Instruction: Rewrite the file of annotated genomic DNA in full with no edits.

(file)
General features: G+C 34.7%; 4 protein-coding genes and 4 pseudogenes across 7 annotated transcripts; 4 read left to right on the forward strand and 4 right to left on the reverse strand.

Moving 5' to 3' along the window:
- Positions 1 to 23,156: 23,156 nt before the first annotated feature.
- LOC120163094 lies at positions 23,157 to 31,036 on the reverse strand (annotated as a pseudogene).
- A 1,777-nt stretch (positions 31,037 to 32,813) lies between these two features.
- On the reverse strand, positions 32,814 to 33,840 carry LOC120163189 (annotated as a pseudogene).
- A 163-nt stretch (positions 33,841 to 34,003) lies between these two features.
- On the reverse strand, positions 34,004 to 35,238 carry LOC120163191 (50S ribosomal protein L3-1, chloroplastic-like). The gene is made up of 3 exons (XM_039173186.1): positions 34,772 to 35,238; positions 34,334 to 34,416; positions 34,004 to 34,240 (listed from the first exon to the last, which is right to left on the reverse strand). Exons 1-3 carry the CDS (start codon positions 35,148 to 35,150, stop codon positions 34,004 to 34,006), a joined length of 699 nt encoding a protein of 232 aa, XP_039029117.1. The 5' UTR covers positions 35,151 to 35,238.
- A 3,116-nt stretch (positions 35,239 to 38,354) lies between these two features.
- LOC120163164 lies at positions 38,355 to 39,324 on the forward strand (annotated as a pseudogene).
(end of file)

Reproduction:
General features: G+C 34.7%; 4 protein-coding genes and 4 pseudogenes across 7 annotated transcripts; 4 read left to right on the forward strand and 4 right to left on the reverse strand.

Moving 5' to 3' along the window:
- Positions 1 to 23,156: 23,156 nt before the first annotated feature.
- LOC120163094 lies at positions 23,157 to 31,036 on the reverse strand (annotated as a pseudogene).
- A 1,777-nt stretch (positions 31,037 to 32,813) lies between these two features.
- On the reverse strand, positions 32,814 to 33,840 carry LOC120163189 (annotated as a pseudogene).
- A 163-nt stretch (positions 33,841 to 34,003) lies between these two features.
- On the reverse strand, positions 34,004 to 35,238 carry LOC120163191 (50S ribosomal protein L3-1, chloroplastic-like). The gene is made up of 3 exons (XM_039173186.1): positions 34,772 to 35,238; positions 34,334 to 34,416; positions 34,004 to 34,240 (listed from the first exon to the last, which is right to left on the reverse strand). Exons 1-3 carry the CDS (start codon positions 35,148 to 35,150, stop codon positions 34,004 to 34,006), a joined length of 699 nt encoding a protein of 232 aa, XP_039029117.1. The 5' UTR covers positions 35,151 to 35,238.
- A 3,116-nt stretch (positions 35,239 to 38,354) lies between these two features.
- LOC120163164 lies at positions 38,355 to 39,324 on the forward strand (annotated as a pseudogene).